Looking at the unloading of talent in those days at Easter Road reminds us that it’s never really been any different. What price Peter Cormack, Peter Marinello and Colin Stein nowadays? The mind boggles.

    Thank you both.

    Comment by Stuart Frew | December 18, 2007

  4. I liked your comment about PC playing in the Hibernain style. For me PC and his contemporary Pat Stanton epitomised this graceful, stylish approach to playing football. Both men were slim, elegant players who stroked, rather than kicked a football. Both were marvellous headers of a ball, regularly slipping in at the back post and leaping to plant headers back across the keeper.
    At Hibs Peter often played as a number 10, supporting the main striker Jim Scott. I think his best position was number 8 and that’s why he flourished on moving to Liverpool, a team which had fair amount of “dig” unlike the classy Hibs side where his classy play was taken for granted.

    Comment by dave warriston | February 18, 2008

  5. HI Dave, thanks for dropping by.

    Interesting comments about Peter and King Paddy and that’s just how I remember the pair of them – sublime and quality footballers both. Hibs were fortunate in having such a pair come through together. I enjoy the fact that many of us Hibbies have always appreciated this type of player.

    Have to agree, that Liverpool team at the time had a fair bit of muscle to back up the likes of Peter’s more subtle approach. Just Tommy Smith alone would be enough to scare the bejebers out of most transgressors!

    Comment by Stuart | February 19, 2008

  6. I am happy to see such an article on Peter. I remember one of his last games for Hibs against Hearts every time I hear his name mentioned or see him as I do occassionaly in the West Stand. It isn’t a happy recallection as Peter was sent off after retaliating but only after being kicked in the ankle no less than three times as he ran down the left wing with the ball at his feet. He is one of my all time favourite Hibs players and although I was very young at the time (born in 1959)I remember him as being skillfull and with a ruthless streak. I don’t remember about his tackling but he could certainly be ruthless which I have always considered to be an important attribute/asset for any good player to have.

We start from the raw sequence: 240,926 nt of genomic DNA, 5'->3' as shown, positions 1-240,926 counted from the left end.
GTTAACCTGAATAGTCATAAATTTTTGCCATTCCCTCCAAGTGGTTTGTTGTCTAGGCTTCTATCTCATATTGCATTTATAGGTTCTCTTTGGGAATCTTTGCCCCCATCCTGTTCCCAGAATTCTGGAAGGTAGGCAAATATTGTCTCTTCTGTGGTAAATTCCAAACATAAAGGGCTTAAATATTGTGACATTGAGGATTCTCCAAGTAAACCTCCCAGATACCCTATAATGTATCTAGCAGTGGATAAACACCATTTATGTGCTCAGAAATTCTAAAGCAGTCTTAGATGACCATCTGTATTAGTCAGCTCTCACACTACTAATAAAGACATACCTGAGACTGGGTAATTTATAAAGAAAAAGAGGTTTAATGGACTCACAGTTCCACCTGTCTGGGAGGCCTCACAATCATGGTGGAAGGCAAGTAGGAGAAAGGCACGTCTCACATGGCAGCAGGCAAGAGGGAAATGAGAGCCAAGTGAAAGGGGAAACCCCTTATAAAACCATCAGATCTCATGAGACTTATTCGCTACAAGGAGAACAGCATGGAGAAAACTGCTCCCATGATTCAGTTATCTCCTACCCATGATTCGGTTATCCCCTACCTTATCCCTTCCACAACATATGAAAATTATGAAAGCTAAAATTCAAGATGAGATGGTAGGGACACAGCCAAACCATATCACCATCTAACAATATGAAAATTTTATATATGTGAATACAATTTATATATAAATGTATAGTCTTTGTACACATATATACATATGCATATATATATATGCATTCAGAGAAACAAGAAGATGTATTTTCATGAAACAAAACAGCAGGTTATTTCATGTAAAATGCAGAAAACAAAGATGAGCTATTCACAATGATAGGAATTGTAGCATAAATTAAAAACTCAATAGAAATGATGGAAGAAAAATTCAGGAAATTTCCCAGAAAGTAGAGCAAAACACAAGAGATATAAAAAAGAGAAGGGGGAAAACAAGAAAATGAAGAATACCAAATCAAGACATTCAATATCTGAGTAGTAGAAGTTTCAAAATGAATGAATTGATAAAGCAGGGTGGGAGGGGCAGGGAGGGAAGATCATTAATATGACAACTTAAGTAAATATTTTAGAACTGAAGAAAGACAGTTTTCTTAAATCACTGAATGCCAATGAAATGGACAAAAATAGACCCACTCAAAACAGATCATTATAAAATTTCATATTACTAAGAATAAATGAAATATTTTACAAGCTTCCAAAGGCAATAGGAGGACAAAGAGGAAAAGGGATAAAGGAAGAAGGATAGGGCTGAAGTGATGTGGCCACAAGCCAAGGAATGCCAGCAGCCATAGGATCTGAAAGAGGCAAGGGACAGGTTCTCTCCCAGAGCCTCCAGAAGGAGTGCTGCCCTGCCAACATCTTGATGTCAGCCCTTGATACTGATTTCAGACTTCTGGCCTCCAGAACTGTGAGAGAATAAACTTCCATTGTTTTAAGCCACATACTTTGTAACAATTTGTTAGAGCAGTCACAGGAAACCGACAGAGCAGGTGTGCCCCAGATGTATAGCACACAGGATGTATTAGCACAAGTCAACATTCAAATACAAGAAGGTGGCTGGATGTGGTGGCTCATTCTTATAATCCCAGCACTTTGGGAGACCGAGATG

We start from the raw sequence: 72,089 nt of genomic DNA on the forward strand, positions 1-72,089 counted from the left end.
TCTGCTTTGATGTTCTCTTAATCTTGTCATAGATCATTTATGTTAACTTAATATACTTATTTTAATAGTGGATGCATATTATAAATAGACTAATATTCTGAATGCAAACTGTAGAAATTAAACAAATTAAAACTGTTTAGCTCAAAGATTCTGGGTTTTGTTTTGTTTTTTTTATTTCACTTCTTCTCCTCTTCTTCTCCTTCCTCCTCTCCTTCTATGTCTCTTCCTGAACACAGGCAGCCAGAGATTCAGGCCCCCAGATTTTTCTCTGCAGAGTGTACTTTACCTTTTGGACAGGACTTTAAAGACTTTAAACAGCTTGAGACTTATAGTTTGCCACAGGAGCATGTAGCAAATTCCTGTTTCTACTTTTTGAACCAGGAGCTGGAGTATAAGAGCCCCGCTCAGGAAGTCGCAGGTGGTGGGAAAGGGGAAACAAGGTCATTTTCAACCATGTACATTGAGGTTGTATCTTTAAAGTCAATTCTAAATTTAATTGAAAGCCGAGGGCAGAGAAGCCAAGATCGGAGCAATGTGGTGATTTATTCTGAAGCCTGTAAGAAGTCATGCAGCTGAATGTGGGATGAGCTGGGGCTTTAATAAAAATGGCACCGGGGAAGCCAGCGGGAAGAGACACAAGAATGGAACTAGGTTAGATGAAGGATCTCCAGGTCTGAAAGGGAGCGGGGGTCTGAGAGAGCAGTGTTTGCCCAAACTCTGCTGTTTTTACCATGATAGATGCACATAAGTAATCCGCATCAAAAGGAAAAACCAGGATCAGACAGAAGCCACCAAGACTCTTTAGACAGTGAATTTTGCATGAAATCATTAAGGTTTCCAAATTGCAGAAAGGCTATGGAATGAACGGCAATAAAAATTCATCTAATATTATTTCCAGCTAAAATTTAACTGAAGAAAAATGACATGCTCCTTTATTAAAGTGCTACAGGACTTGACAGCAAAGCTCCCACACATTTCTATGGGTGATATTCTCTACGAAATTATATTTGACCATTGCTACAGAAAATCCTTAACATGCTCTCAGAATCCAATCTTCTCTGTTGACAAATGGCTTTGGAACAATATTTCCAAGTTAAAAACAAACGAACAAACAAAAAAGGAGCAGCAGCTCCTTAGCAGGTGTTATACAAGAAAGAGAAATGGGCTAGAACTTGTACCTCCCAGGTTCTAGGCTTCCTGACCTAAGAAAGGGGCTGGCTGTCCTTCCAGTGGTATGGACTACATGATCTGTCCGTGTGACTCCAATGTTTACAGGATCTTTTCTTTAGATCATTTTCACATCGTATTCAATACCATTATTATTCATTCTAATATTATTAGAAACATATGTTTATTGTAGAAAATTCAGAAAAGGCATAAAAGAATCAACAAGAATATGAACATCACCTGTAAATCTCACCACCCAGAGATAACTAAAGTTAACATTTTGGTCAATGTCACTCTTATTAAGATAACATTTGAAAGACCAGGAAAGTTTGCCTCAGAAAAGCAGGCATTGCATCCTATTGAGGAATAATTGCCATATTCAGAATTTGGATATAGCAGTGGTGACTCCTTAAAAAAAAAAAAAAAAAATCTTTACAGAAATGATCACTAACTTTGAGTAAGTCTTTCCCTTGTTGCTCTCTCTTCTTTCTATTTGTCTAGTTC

Comment by David Wallace | April 24, 2008

  7. As a Hearts supporter, my view of Peter Cormack at Hibernian is perhaps a little too ‘sare tae bare’ for us Jambos, but what I am very proud of is that the reason I became a Liverpool supporter in the early 1970’s was down to Peter Cormack.

    You see, as a young boy our family moved to Barrow in Furness in Cumbria and the only two teams in England at the time were Liverpool or Manchester United.

    I wasnt particularly keen on leaving our relatives to come to a strange place and began looking for things that reminded me of home ….Edinburgh.

    There was a large support from Barrow of Liverpool fans given that Emlyn Hughes was a native of the town however that wasnt enough for me so recognising that Arthur Albiston was the token Scot in the Man Utd team and was from Edinburgh, it looked as though my decision was made.

    That was until I noticed in my Panini sticker book that Peter Cormack was not only from my native Edinburgh but his birthday was the 17th July, the day after mine, so it was decided – I would support Liverpool.

    So there you are, my thoughts about Peter Cormack are very affectionate ones even though he played for the Hibs.

    I met Peter in Edinburgh in the year 2000 and have spent some years researching his illustrious and hugely successful career since then.

    I agree with Peter’s son, he just hasnt had the kind of credit that he should have received especially when you look at what medals and honours he has won over the years.

    What Peter Cormack does have though is a tremendous amount dignity and humilty and was very much an Edinburgh boy that went on to achieve huge success in European football and I am sure he looks back on his career playing against some of the worlds greatest footballers including Puskas, Pele, Moore, and Best, with a tremendous sense of achievement.

    When others recall the success of Liverpool on the domestic and european stage between 1971 and 1976, they think of Clemence, Hughes, Smith or Keegan, for me its Cormack Number 5 everytime!!

    These days people call him Legend – my kids just call him ‘Grandad’

    Comment by Lee Turner | March 17, 2009

  8. Hello
    Sorry – nothing to do with football. Apparently your dad and my dad are cousins. I live in Stonehaven and my dad was Alex Cormack. Your grandad and my grandad were brothers. I would appreciate any info on him to fill in blanks on the family tree. Do you have a photo of him?
    Regards
    Margaret

    Comment by Margaret | July 19, 2010